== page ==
Displaying items by tag: video calling
Internet video calling services like WhatsApp, Skype and Viber, will be available to use in Saudi Arabia next week, after coordination between the Communications and Information Technology Commission and telecommunications service providers to allow applications that provide voice communications over the internet.
Communications and Information Technology Minister, H.E. Eng. Abdullah Alswaha, said the commitment had been confirmed by the cooperating parties to enable internet users in the kingdom to use applications to make high quality voice and video calls, under the condition that all applications are reviewed every so often.
“This fruitful cooperation between the kingdom’s telecoms partners comes under the umbrella of ‘Customer First’,” the Minister said, “a policy in which everyone works in order to give all telecom subscribers in the kingdom the best services that meet their expectations and satisfy their needs.”
Saudi Arabia has previously taken steps to improve customer service and create more transparency in the telecom sector, including the introduction of the quarterly index of complaints filed by subscribers to telecommunications providers.
More initiatives by the Commission are set to unfold in partnership with telecom providers, according to Arab News, to improve the sector and customer experience, in line with Saudi Vision 2030, a plan to reduce the kingdom’s dependence on oil, diversify its economy, and become a more digital, customer-centric society.
Google recently launched a new simple video-calling service available for Android and iOS called Google Duo. It’s the second app announced by Google this year - along with the upcoming messaging app Allo - at its I/O conference, and reportedly one of four that the company plans to introduce. It didn’t take long for comparisons to emerge calling Duo Google’s answer to Apple’s FaceTime.
What notably stands out about Google Duo is the way it makes one-to-one video calling between Android phones and from Android to iPhone, very simple. Apple’s FaceTime still holds an advantage over the new app since FaceTime doesn’t have to be downloaded as an app since it comes embedded in compatible iPhones. But Duo’s simplicity is what is winning Android users over.
Google is known for often mirroring Apple and offering its services to Apple customers such as Google Maps, Google Photos and Google Docs, which were compelling alternatives to Apple’s proprietary apps such as Apple Maps, Photos and Notes. Google made things simpler for users by making its services available for a wider variety of devices, including Macs, Window PCSs, Android and iPhones.
In a blog post by Google, the company made a subtle reference to Apple’s tendency to make its services exclusive, saying: “You shouldn’t have to worry about whether your call will connect, or if your friend is using the same type of device as you are.” It feeds into Google’s strategy to attract iPhone users over to Android. “It’s no wonder that nearly half of us never make video calls on mobile,” the blog reads. “Today, we’re releasing Google Duo – a simple 1-to-1 video calling app for Android and iOS. Duo takes the complexity out of video calling, so that you can be together in the moment wherever you are.”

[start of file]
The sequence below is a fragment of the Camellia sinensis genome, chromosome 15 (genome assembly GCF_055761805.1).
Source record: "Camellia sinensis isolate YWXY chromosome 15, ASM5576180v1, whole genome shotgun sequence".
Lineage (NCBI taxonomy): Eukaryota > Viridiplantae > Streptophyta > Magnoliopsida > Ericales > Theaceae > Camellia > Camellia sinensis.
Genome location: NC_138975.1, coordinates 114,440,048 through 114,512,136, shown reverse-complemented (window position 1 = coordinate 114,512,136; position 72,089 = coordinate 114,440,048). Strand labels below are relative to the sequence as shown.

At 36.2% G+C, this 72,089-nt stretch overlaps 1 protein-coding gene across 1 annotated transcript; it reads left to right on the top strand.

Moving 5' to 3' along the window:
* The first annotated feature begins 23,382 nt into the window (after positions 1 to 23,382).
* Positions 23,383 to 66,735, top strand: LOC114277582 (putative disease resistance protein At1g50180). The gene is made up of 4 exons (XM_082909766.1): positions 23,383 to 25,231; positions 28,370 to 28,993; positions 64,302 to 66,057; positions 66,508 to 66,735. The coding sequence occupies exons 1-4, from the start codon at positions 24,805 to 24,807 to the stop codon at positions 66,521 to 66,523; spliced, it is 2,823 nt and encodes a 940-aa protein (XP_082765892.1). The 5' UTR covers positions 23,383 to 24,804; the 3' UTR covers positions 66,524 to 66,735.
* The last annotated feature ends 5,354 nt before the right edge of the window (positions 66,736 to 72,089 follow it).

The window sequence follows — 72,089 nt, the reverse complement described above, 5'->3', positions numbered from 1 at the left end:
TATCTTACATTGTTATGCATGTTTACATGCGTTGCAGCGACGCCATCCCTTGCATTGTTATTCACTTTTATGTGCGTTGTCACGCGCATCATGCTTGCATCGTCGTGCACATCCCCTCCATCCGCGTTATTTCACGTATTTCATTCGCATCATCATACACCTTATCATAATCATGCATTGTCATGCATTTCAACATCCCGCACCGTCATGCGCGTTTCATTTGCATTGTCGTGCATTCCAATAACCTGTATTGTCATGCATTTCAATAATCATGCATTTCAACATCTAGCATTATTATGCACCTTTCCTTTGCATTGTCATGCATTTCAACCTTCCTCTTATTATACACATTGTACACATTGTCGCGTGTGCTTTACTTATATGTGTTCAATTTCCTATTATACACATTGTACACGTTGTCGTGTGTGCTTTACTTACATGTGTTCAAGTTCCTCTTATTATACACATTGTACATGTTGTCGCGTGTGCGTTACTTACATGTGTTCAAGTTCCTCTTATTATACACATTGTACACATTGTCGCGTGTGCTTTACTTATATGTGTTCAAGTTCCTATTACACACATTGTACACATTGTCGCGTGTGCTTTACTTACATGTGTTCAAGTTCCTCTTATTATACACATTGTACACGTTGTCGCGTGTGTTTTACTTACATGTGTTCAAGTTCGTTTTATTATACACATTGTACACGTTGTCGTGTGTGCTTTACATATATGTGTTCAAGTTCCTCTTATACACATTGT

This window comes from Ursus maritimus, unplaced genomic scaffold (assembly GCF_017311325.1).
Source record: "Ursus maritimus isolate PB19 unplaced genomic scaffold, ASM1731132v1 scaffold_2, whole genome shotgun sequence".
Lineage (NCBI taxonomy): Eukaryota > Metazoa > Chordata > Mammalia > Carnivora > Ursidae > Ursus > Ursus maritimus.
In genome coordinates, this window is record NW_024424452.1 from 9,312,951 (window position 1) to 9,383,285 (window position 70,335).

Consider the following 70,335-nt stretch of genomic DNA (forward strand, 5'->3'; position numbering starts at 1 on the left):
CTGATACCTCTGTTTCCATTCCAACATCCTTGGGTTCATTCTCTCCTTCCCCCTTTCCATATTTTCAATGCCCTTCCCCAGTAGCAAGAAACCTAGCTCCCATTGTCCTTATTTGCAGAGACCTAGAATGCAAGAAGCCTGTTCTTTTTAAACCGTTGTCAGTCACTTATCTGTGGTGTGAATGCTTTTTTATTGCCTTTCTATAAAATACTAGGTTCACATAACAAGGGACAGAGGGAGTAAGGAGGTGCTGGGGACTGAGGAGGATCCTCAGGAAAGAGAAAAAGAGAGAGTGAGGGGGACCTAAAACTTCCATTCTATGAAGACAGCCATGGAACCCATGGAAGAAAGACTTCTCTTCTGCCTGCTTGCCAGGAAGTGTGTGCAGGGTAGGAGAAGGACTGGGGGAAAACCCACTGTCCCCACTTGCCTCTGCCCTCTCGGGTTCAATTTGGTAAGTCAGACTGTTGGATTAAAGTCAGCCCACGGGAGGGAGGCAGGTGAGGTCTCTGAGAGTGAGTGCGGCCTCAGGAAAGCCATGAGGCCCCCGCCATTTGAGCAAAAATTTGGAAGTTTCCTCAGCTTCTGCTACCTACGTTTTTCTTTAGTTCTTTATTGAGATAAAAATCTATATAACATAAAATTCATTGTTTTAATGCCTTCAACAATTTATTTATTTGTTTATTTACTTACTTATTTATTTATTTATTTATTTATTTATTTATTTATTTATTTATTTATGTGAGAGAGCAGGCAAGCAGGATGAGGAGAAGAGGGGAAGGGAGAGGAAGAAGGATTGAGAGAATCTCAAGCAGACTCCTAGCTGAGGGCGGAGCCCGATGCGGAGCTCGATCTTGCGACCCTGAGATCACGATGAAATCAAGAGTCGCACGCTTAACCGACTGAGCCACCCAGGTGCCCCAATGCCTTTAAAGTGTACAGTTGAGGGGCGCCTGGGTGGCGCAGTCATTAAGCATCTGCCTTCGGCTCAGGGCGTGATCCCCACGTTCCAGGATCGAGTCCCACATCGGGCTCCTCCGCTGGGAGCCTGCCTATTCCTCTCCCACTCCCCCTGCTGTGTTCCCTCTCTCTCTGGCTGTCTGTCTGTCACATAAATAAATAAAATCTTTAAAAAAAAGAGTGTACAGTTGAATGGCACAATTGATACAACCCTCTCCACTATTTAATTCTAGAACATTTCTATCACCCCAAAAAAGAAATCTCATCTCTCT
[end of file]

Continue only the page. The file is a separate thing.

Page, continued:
The app has been praised for its simplicity, which sounds great, but what does that really mean? According to the blog post, “Duo is simple from start to finish.” The app uses your phone number and connects you to the contacts listed in your phone’s contact list. What’s great about the app is that you don’t need a separate contact list, like you do for an app like Snapchat. Once Duo has your contact list, you can begin video calling your contacts as long as they have also downloaded the app.
Google claims that its new app is “fast and reliable” playing to the notion that we “all know how it feels when a call fails to connect or when video gets choppy”. Duo is designed to operate fast and reliably, even when it’s being used on a slower network. If you’re calling a friend on a weak network, the call quality will adjust to changing network conditions to make sure the call doesn’t disconnect when bandwidth is limited. In doing so, the resolution of the call will reduce, but the call will keep going. The app can also switch seamlessly between Wi-Fi and cellular data, making it easy to talk to someone on the go.
Arguably Duo’s most innovative feature is called Knock Knock. It addresses an issue we can all relate to, when someone is calling you, and you ignore the call because you don’t know what the person calling wants. “To make calls feel more like an invitation rather than an interruption, we created a feature in Duo called Knock Knock which lets you see live video of your caller before you answer, giving you a sense of what they’re up to and why they want to chat,” the blog post explains.
Adding a bit of controversy into the mix, Google also built Duo with an “emphasis on privacy and security” by promising that all calls made over the app are end-to-end encrypted. In recent news, France is trying to crackdown on instant encrypted messaging services like WhatsApp and Telegram because they are popularly used by terrorists to plan attacks. But from a user’s perspective, with Duo’s end-to-end encryption, as well as its simple template and reliability, the app is sure to be a hit.